Awnings over your home's windows can add character and curb appeal to the home's exterior, while also blocking some sunlight from making its way inside the home. Awnings can also be large enough to extend over a deck or patio area, providing more shade as well as some protection from a light rain, wind, and other inclement weather. If you're thinking about adding awnings to your home's exterior, note a few questions you might have so you can determine if these are the best choice for you.
How is a foldable awning different than retractable or fixed frame awnings?
A retractable awning will be made of fabric so that you can roll it into a unit that is installed over the home's windows or patio doors. The retractable motor or crank should allow you to open and close the awning to any desired spot, so you can have partial shade over the patio area as needed. A fixed frame awning is connected to a solid frame that extends over the patio area; a metal awning will be made with a fixed frame, as an example. Some cloth awnings may also be fitted over this type of fixed frame.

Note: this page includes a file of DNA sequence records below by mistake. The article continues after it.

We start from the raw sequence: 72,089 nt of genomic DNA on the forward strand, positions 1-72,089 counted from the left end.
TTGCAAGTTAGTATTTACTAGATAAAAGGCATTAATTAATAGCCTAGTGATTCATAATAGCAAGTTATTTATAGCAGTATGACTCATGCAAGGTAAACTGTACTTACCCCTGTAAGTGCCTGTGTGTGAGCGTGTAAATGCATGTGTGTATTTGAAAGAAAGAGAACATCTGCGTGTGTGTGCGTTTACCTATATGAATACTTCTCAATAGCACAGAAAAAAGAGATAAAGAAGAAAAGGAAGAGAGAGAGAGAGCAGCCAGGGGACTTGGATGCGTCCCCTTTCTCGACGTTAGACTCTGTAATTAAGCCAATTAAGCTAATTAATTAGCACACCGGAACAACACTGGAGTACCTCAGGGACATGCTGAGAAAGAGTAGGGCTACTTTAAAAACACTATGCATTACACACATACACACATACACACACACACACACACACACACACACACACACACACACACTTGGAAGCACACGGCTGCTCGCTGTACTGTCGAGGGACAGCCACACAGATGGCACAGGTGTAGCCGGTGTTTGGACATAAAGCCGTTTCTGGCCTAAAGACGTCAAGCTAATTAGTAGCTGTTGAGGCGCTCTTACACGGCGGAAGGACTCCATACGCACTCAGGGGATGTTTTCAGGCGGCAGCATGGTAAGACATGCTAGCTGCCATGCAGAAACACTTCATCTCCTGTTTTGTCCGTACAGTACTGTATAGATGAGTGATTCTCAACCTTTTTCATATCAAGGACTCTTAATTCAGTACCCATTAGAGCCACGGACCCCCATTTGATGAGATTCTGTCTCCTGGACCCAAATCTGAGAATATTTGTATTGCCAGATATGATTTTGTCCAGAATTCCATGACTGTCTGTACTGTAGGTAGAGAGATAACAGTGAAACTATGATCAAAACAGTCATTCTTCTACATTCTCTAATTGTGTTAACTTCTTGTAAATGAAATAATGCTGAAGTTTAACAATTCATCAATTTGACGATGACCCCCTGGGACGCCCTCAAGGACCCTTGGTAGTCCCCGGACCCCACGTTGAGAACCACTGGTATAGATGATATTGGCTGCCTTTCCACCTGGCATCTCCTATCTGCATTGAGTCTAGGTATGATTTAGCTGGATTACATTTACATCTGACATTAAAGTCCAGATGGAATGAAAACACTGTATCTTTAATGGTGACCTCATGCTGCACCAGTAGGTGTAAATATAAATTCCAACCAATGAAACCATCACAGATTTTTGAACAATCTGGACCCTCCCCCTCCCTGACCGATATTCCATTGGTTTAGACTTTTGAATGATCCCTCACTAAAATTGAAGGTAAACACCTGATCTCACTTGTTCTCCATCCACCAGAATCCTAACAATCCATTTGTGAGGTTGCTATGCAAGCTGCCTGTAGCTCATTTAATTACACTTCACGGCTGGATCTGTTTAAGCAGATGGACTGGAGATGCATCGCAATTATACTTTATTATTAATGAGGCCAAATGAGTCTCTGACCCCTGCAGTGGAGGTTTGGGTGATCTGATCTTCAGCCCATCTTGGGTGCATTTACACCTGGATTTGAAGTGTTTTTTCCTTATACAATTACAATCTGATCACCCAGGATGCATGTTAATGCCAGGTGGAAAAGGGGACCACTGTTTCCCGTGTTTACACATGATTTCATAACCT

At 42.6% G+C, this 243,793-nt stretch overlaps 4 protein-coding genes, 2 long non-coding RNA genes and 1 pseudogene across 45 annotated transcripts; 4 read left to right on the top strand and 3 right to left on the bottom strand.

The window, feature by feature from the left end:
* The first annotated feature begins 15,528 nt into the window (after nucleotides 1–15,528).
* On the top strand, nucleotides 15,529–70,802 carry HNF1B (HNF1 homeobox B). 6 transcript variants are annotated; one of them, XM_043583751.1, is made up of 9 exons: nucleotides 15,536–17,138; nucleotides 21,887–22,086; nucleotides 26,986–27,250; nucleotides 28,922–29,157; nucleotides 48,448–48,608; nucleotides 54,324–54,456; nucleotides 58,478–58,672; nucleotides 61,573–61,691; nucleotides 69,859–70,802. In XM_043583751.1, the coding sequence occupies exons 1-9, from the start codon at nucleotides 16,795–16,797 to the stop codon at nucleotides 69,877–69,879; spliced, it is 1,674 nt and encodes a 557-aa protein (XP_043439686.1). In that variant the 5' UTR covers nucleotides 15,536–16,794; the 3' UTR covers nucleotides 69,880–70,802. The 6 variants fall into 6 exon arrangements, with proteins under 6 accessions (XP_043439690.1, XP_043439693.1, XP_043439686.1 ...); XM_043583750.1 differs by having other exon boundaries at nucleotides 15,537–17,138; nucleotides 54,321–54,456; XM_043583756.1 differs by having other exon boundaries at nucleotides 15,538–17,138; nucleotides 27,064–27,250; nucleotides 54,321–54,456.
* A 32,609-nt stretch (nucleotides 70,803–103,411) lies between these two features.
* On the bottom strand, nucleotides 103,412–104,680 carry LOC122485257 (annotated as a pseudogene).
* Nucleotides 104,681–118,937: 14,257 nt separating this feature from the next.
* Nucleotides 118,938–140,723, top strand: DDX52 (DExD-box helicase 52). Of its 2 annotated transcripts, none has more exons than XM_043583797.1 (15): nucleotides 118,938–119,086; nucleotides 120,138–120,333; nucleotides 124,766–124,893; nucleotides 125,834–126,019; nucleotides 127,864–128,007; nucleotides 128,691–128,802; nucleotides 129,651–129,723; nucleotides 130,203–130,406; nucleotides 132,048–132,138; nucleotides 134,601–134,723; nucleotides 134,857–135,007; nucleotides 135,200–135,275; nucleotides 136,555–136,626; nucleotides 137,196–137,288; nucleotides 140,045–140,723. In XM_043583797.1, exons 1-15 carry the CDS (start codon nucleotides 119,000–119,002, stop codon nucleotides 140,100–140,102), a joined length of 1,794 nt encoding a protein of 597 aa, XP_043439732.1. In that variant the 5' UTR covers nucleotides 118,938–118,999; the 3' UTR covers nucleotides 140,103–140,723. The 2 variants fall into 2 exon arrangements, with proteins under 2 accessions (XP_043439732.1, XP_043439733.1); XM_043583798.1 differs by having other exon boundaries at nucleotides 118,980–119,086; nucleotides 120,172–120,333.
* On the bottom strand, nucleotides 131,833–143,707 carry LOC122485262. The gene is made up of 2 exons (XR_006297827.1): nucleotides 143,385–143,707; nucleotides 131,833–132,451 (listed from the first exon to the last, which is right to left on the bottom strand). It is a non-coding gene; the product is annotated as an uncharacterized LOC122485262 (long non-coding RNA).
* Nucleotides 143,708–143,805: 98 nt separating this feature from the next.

A foldable awning is typically cloth and installed over a frame, but that frame will have jointed or hinged arms that allow the awning to bend and fold at a slight angle. This can offer more protection and shade for those sitting on the patio, versus an awning that just juts straight out from the home. Being able to fold those arms and tilt the awning downward can also offer more protection for the windows in case of storms or high winds. If you live in an area with very inclement weather, consider foldable awnings.
Which is more durable, metal or fabric?
Both metal and fabric awnings have their pros and cons when it comes to durability. A metal awning may eventually rust and need sanding and a fresh coat of paint; in very strong storms, the entire awning may also blow away. Fabric awnings will usually last for years before they need repair, but they may eventually begin to sag or suffer some rips and tears, especially when exposed to very high winds and strong storms. To keep them in good repair, you might opt for retractable awnings that you can close up during storms; however, this means your home's windows are exposed to those stormy conditions, so balance the need for protecting the awning versus protecting the windows when making your purchasing decision.Share